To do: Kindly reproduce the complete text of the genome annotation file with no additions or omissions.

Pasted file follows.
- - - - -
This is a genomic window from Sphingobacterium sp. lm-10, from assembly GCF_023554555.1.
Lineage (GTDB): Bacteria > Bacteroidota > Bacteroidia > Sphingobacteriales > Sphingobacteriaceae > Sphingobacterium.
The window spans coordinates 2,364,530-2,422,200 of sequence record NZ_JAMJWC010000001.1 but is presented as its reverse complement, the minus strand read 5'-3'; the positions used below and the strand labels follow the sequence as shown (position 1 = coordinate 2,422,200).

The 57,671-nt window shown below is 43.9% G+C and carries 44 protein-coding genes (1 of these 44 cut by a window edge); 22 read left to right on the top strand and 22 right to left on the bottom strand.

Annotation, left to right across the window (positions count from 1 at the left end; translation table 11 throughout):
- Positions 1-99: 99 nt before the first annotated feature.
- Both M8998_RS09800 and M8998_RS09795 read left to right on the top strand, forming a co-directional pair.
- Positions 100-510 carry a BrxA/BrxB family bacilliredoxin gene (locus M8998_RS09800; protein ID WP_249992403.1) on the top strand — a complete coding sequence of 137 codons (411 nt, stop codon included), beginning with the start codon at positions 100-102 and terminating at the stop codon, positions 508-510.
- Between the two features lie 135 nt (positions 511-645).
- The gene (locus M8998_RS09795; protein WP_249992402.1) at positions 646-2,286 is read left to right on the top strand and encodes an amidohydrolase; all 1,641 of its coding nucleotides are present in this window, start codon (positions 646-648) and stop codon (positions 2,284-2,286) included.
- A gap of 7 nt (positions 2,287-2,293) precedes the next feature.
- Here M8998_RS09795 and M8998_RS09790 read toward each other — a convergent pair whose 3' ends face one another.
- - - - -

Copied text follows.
This is a genomic window from Sphingobacterium sp. lm-10, from assembly GCF_023554555.1.
Lineage (GTDB): Bacteria > Bacteroidota > Bacteroidia > Sphingobacteriales > Sphingobacteriaceae > Sphingobacterium.
The window spans coordinates 2,364,530-2,422,200 of sequence record NZ_JAMJWC010000001.1 but is presented as its reverse complement, the minus strand read 5'-3'; the positions used below and the strand labels follow the sequence as shown (position 1 = coordinate 2,422,200).

The 57,671-nt window shown below is 43.9% G+C and carries 44 protein-coding genes (1 of these 44 cut by a window edge); 22 read left to right on the top strand and 22 right to left on the bottom strand.

Annotation, left to right across the window (positions count from 1 at the left end; translation table 11 throughout):
- Positions 1-99: 99 nt before the first annotated feature.
- Both M8998_RS09800 and M8998_RS09795 read left to right on the top strand, forming a co-directional pair.
- Positions 100-510 carry a BrxA/BrxB family bacilliredoxin gene (locus M8998_RS09800; protein ID WP_249992403.1) on the top strand — a complete coding sequence of 137 codons (411 nt, stop codon included), beginning with the start codon at positions 100-102 and terminating at the stop codon, positions 508-510.
- Between the two features lie 135 nt (positions 511-645).
- The gene (locus M8998_RS09795; protein WP_249992402.1) at positions 646-2,286 is read left to right on the top strand and encodes an amidohydrolase; all 1,641 of its coding nucleotides are present in this window, start codon (positions 646-648) and stop codon (positions 2,284-2,286) included.
- A gap of 7 nt (positions 2,287-2,293) precedes the next feature.
- Here M8998_RS09795 and M8998_RS09790 read toward each other — a convergent pair whose 3' ends face one another.